Our Local Party: Festa de Sant Martí


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I live in a quiet and off-center neighborhood of Barcelona, Sant Martí. It’s still in the city, but you will definitely not see any tourists with a large map unfolded before them. We have good schools, a colorful food market, quiet restaurants, cafés, supermarkets, and a busy rambla that gets plenty of rush-hour pedestrian and car traffic. Basically, we have everything we need 10 minutes walking or less. (Well, except for a good fast food joint. But that’s probably a good thing.)

Like all barrios of Barcelona, my own humble Sant Martí recently had its own neighborhood festa major. The festas in Catalonia are annual street parties open to locals and outsiders and include live music, a parade, gegants, and other activities for everyone. Perhaps the craziest festa major is that of Gracia, which happens in late August. But a few weeks ago, we joined our own neighbors to get our cultural fix.

Meet Martí and Dolça, the barrio’s own gegants. Always found at the festa, these showtakers are 3-4 meter tall giants made of papier-maché. Experienced geganters animate the giants from the inside and help them walk the streets and dance.


Schoolchildren in the barrio also participate in making capgrossos (big heads), then bring them to school to showcase them at the festa.


IMG_3699 IMG_3795

Meanwhile, a group of castellers prepare to make a castell, literally a castle, or human tower. This Catalan tradition dates back to 18th-century Valls, a city near Tarragona. Groups would compete in constructing castles of differing complexities — from the levels to the number of persons per level. This casteller wraps his waist with a faixa, a sash for extra back support.

IMG_3726A young man gets extra help to make sure his sash is extra snug.


Equipped with her protective headgear, this little girl gets a snack before she hits the top of the castle.

My daughter gets a prime seat to see the tradition of getting vertical, Catalonia’s historical version of extreme sports.


First a pinya (pineapple) is formed, a horizontal base where hands supports arms and shoulders  of others. They are also there to form a cushion for a falling body, you know, just in case. No fooling around here — it’s a time of concentration and solidarity. Focus!IMG_3742 Next comes the tronc (trunk), which can vary from 1 to 9 people. Looks like it’s gonna be a one-person deal.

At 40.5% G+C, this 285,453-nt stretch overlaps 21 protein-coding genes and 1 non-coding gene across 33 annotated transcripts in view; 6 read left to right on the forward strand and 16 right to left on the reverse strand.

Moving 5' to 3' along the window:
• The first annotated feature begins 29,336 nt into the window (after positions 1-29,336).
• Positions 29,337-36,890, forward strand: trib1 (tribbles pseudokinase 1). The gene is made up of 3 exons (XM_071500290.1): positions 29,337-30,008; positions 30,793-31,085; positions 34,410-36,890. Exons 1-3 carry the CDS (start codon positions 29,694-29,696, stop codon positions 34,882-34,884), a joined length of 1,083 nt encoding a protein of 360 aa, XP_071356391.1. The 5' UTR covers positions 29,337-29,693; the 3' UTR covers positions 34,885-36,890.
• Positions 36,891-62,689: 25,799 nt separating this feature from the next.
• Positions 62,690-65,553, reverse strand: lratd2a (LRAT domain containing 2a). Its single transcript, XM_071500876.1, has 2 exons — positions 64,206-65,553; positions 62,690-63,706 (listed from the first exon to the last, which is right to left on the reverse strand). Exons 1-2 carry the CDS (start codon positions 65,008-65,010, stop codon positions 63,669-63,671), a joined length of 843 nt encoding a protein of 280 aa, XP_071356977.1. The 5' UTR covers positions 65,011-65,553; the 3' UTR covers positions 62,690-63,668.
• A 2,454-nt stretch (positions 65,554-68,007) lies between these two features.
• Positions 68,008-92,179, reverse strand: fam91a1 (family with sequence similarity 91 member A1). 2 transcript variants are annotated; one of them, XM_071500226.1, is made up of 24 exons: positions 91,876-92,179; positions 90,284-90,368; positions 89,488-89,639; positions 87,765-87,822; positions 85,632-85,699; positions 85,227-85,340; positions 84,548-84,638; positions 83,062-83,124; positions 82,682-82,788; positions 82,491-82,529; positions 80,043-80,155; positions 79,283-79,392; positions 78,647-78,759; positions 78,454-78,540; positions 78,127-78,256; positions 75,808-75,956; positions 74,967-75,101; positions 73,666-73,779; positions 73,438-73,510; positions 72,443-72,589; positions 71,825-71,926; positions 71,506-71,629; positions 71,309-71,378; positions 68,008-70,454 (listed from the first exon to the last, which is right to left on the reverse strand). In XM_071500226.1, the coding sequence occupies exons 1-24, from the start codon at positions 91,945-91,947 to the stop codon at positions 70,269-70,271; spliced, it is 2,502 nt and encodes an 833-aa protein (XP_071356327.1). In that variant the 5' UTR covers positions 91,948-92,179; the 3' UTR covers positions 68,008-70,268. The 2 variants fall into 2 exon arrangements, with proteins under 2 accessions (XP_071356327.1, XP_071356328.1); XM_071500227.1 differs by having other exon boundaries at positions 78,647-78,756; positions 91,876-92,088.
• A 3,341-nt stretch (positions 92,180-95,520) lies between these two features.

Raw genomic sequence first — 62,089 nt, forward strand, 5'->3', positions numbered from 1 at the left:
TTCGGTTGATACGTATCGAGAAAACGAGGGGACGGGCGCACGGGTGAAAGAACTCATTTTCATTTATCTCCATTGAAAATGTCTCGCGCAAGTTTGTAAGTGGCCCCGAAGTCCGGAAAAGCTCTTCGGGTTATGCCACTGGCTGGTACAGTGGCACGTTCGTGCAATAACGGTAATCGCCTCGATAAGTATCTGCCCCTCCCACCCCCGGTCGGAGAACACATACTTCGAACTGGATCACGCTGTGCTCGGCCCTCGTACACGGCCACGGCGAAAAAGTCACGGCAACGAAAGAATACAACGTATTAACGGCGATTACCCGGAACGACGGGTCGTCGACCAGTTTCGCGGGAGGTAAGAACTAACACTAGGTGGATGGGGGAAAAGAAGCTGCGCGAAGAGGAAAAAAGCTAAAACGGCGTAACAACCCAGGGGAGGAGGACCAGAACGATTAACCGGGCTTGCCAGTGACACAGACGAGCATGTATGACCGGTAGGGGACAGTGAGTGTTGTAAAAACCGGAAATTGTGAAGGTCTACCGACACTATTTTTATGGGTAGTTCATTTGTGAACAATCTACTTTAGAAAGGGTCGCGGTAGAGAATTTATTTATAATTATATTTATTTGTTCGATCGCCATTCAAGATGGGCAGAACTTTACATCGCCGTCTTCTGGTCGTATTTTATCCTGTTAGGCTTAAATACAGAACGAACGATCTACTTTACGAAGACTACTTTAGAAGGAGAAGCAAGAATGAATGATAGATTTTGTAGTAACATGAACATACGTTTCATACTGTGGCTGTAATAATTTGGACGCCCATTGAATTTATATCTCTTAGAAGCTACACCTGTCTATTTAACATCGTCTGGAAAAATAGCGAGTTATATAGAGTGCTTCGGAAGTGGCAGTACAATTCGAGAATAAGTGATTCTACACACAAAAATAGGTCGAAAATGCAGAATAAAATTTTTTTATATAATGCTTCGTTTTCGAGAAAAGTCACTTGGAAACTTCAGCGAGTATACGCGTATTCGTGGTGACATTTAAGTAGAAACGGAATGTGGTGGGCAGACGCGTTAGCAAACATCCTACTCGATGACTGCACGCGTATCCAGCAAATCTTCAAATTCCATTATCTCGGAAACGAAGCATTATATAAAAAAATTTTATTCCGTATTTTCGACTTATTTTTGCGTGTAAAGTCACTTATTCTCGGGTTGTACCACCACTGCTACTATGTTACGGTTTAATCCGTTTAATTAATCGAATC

He’s up!

IMG_3745 Next level…

And now climbs the enxaneta, the crown of the completed tower.


She makes it! A salute to the crowd. Everyone cheers…then sighs.


This casteller is relieved that the 4-level tower was a success.


People prepare for the cercavila, or the parade around the streets of the ‘hood.


This little girl’s got her big head on.


A band of teenagers play some catchy music with lots of drums beats. Love seeing young chicks who rock.


Martí and Dolça lead the way on the city streets. They pause intermittently to do a little dance.IMG_3904


Marching together in a small community is refreshing when you live in a city of 1.6 million people.




I love the expression of this capgrosso. All the kids wanted to take pictures with him and touch that gigantoid head.

IMG_3931A pair of tan gegants make their way down the street.

Hey, wait. They’re not real!


A dainty lady.
IMG_3936One curious neighbor peeks out of her window to see what all the ruckus is about.


It seems that the whole barrio was out parading that day.




By Justine Ancheta

California native, churro aficionado, and mom of 3, Justine Ancheta writes fervently about Barcelona and Spain. Since 2008, she's been eating burnt onions (calçots) and tripping on cobblestones in the Gothic Quarter. She shares tips on popular attractions, exposes offbeat non-touristy spots, and gives insight on exploring Barcelona with kids. Her next Catalan culture challenge: top level of a human castle (castellers).

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